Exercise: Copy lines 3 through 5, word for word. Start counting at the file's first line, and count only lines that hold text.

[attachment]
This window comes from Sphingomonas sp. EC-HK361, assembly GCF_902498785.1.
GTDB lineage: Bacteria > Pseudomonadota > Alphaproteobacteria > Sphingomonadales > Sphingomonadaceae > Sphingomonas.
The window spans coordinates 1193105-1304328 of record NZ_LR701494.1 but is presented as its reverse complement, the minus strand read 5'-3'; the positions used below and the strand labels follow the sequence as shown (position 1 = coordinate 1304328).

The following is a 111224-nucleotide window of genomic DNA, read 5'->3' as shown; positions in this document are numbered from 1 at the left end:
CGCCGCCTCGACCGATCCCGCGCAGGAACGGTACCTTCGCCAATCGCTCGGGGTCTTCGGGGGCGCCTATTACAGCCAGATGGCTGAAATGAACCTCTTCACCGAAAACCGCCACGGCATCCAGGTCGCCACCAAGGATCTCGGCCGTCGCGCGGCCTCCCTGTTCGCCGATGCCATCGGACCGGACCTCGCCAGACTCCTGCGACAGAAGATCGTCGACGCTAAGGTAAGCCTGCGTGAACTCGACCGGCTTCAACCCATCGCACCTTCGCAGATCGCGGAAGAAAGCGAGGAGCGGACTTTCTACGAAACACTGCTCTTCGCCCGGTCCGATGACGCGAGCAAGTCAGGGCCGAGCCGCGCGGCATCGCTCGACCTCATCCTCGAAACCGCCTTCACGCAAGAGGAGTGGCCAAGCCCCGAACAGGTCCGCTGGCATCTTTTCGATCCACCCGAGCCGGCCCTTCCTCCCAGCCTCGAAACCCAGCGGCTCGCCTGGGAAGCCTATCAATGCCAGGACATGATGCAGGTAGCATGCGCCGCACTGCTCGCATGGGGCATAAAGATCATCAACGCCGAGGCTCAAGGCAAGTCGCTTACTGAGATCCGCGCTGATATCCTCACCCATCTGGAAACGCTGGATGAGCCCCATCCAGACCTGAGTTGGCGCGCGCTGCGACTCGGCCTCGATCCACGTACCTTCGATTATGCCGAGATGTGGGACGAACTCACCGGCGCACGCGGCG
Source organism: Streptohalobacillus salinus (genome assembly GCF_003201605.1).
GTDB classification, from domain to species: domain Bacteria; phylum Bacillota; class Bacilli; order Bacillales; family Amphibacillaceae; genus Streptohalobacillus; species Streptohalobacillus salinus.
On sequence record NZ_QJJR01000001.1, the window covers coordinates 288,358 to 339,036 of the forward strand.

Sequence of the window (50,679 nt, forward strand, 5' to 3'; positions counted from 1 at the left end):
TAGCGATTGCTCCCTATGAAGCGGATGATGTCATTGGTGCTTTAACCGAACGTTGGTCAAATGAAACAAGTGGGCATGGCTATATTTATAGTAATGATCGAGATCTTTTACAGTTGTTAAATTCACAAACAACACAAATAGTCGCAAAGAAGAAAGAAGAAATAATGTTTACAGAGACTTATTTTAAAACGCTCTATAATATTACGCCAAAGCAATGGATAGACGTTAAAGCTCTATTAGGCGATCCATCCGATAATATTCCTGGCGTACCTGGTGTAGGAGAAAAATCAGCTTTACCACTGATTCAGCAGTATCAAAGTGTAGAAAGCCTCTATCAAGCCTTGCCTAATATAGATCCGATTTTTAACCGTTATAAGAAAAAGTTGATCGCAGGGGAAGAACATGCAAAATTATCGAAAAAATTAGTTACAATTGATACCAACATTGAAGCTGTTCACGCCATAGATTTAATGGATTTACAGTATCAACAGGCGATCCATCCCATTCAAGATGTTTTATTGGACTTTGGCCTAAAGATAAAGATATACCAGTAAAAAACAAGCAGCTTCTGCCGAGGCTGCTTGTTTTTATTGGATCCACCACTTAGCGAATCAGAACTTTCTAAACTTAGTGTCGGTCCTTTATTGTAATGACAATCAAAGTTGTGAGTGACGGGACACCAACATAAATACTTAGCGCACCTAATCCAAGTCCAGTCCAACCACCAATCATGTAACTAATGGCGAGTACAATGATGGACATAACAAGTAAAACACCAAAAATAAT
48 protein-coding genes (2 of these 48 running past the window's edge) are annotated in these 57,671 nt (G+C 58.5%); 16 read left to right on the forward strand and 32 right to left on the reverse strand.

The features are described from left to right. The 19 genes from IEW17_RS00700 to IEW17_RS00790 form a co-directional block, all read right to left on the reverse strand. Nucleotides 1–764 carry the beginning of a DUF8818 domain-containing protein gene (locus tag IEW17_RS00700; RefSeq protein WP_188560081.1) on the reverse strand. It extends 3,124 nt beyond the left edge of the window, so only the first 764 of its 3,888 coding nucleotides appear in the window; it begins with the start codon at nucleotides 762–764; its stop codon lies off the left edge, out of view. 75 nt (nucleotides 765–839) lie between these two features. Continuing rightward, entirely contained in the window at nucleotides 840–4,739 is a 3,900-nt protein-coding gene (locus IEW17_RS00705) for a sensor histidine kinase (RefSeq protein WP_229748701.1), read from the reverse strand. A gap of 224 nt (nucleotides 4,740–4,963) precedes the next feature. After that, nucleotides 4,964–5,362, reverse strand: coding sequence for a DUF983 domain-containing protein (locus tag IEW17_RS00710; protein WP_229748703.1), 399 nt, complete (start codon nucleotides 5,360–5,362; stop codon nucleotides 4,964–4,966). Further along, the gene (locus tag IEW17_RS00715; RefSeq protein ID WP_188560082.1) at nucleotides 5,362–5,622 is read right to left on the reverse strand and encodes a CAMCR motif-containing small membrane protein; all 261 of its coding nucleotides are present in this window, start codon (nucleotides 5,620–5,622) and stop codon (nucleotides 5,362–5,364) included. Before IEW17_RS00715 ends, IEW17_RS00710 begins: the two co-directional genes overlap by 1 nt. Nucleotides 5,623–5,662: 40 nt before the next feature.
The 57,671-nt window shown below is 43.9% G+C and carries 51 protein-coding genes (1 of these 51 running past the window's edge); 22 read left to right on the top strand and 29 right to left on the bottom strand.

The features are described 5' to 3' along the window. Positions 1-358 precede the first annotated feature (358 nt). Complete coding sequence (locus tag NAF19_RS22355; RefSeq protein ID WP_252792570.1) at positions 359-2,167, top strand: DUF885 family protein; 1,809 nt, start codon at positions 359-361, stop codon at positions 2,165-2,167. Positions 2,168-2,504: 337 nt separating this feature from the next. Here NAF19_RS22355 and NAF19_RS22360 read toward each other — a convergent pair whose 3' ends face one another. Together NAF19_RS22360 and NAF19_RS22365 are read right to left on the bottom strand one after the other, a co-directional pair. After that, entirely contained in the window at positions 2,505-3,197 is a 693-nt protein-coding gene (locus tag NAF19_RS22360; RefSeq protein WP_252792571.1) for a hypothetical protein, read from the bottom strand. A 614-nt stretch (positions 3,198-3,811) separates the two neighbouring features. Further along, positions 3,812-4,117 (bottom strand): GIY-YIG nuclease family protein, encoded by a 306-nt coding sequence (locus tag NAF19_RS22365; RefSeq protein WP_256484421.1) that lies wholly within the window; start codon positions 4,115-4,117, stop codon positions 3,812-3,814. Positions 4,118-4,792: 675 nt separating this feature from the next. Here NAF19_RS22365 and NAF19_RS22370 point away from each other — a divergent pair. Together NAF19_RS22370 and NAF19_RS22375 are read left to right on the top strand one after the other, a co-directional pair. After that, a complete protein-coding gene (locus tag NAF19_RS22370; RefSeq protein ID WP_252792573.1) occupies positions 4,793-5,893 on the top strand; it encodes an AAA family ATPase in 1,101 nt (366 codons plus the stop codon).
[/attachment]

The window spans coordinates 1193105-1304328 of record NZ_LR701494.1 but is presented as its reverse complement, the minus strand read 5'-3'; the positions used below and the strand labels follow the sequence as shown (position 1 = coordinate 1304328).

The following is a 111224-nucleotide window of genomic DNA, read 5'->3' as shown; positions in this document are numbered from 1 at the left end:
CGCCGCCTCGACCGATCCCGCGCAGGAACGGTACCTTCGCCAATCGCTCGGGGTCTTCGGGGGCGCCTATTACAGCCAGATGGCTGAAATGAACCTCTTCACCGAAAACCGCCACGGCATCCAGGTCGCCACCAAGGATCTCGGCCGTCGCGCGGCCTCCCTGTTCGCCGATGCCATCGGACCGGACCTCGCCAGACTCCTGCGACAGAAGATCGTCGACGCTAAGGTAAGCCTGCGTGAACTCGACCGGCTTCAACCCATCGCACCTTCGCAGATCGCGGAAGAAAGCGAGGAGCGGACTTTCTACGAAACACTGCTCTTCGCCCGGTCCGATGACGCGAGCAAGTCAGGGCCGAGCCGCGCGGCATCGCTCGACCTCATCCTCGAAACCGCCTTCACGCAAGAGGAGTGGCCAAGCCCCGAACAGGTCCGCTGGCATCTTTTCGATCCACCCGAGCCGGCCCTTCCTCCCAGCCTCGAAACCCAGCGGCTCGCCTGGGAAGCCTATCAATGCCAGGACATGATGCAGGTAGCATGCGCCGCACTGCTCGCATGGGGCATAAAGATCATCAACGCCGAGGCTCAAGGCAAGTCGCTTACTGAGATCCGCGCTGATATCCTCACCCATCTGGAAACGCTGGATGAGCCCCATCCAGACCTGAGTTGGCGCGCGCTGCGACTCGGCCTCGATCCACGTACCTTCGATTATGCCGAGATGTGGGACGAACTCACCGGCGCACGCGGCG